Insurance score chart

Score range Rating
776 – 977 Good
626 – 775 Average
501 – 625 Below average
200 – 500 Poor

How to improve your insurance score

Thankfully, there are many ways to potentially improve your insurance score. For the most part, strategies and techniques for improving credit scores will also increase your credit-based insurance score. The primary approach is to treat your credit and bills with as much financial responsibility as you can.

Here are some strategies that might help improve your credit-based insurance score:

  • Pay bills on time: Avoid late payments and missed payments. If you can afford to pay the full amount you owe each month, rather than just the minimum payment, it can also help keep your credit utilization ratio low.
  • Keep credit utilization low: Credit utilization refers to the amount of your available credit you use. A good benchmark figure is to keep this number below 30 percent of all your available credit.
  • Pay down debt quickly: If you have credit card debt, a car loan or other outstanding debt, you may want to make it a priority to pay it down as quickly as possible.

To see your credit score and track when and how much it is improving, you can go to www.annualcreditreport.com for free copies of your credit reports. When you use this link, you will be given copies of your credit report from each of the three primary credit bureaus. If your credit score is improving, it’s likely your insurance score is as well. Because of the pandemic, you are allowed to access your credit reports weekly through this site instead of annually, as had been the process previously. This will remain in effect through December 2023.

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  • Shopping around may help you find the best rates, even if your credit history is less than perfect.
  • Making on-time payments with your existing credit obligations may help improve your credit score and, in turn, your insurance score.
  • Review any available discounts your insurer offers to make sure that you are taking advantage of any for which you are eligible.

Frequently asked questions

    • In most states, insurance scores are used to determine your auto and home premiums. However, some states have laws limiting whether credit history can be used to calculate premiums. Hawaii and Michigan prohibit the use of credit history in auto insurance rating, while Maryland prohibits its use in home insurance rating. California and Massachusetts prohibit the use of credit history in both auto and home insurance rating.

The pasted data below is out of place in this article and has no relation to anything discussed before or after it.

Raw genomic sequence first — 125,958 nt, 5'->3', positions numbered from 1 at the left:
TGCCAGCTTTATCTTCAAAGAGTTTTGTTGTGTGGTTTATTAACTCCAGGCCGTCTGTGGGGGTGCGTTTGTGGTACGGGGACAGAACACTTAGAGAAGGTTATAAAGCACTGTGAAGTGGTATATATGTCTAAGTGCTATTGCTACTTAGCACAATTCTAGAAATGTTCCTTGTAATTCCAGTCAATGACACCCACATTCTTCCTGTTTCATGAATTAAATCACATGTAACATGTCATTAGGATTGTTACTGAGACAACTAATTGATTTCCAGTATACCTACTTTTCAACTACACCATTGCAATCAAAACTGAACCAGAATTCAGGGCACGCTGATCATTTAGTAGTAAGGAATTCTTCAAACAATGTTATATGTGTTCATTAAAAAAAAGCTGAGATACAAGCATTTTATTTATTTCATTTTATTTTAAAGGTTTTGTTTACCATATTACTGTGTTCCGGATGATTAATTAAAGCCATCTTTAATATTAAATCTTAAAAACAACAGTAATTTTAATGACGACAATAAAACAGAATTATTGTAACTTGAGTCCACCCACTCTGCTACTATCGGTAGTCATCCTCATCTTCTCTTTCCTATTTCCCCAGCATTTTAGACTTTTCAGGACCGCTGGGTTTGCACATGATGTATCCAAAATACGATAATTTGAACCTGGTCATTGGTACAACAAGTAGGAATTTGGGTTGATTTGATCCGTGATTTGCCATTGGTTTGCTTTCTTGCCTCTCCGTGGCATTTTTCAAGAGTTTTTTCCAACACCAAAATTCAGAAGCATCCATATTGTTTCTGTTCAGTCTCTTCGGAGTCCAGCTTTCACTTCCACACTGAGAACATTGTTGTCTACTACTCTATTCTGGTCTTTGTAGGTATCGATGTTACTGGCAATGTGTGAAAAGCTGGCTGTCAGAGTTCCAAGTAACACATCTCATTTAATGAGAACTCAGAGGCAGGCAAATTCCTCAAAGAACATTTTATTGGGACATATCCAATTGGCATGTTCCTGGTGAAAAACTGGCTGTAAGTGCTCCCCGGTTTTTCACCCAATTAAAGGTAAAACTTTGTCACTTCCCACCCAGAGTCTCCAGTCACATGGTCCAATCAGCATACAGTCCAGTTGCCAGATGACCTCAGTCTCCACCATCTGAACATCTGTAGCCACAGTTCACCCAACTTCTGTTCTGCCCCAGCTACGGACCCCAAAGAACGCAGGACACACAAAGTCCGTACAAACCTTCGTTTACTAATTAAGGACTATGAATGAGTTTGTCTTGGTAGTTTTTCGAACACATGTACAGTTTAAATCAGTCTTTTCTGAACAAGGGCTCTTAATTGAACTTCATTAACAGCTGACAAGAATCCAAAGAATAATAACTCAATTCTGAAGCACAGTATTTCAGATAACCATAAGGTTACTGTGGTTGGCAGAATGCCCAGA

• Anything that makes your credit score worse will likely negatively impact your insurance score. Outstanding debt, late payments, excessive credit lines and a high credit utilization rate may all negatively impact your insurance score.
    • Your insurance score is calculated using factors of your credit history to determine how likely you may be to file a claim. Your credit score is calculated using many of the same factors, but it’s used to determine how likely you are to go delinquent on a debt. Each uses overlapping variables, but the formula, outcome and purpose are all different. Please note that all insurers engage proprietary underwriting guidelines, so how they use insurance scores to determine your rate can vary.
    • Typically, your insurance score is the same whether the product is home or auto insurance. However, this can vary depending on your insurer’s underwriting process and whether the same company provides your home and auto insurance. It can also depend on what state you reside in and if there are regulations prohibiting credit usage as a rating factor.
    • A low insurance score may be the result of several factors. As your credit-based insurance score is based on most of the same factors as your credit score, this is a good place to start. If you have a history of making late payments on your consumer debt, it can impact your credit rating. Defaulting on a loan or declaring bankruptcy can also lead to a low credit score, although after a certain number of years, it may fall off your credit report. You may also have a lower insurance score if you frequently max out your credit cards or have a credit utilization that is above 30 percent. If you’re not sure why your credit score is low, requesting an official credit report or consulting a financial advisor may be a wise next move.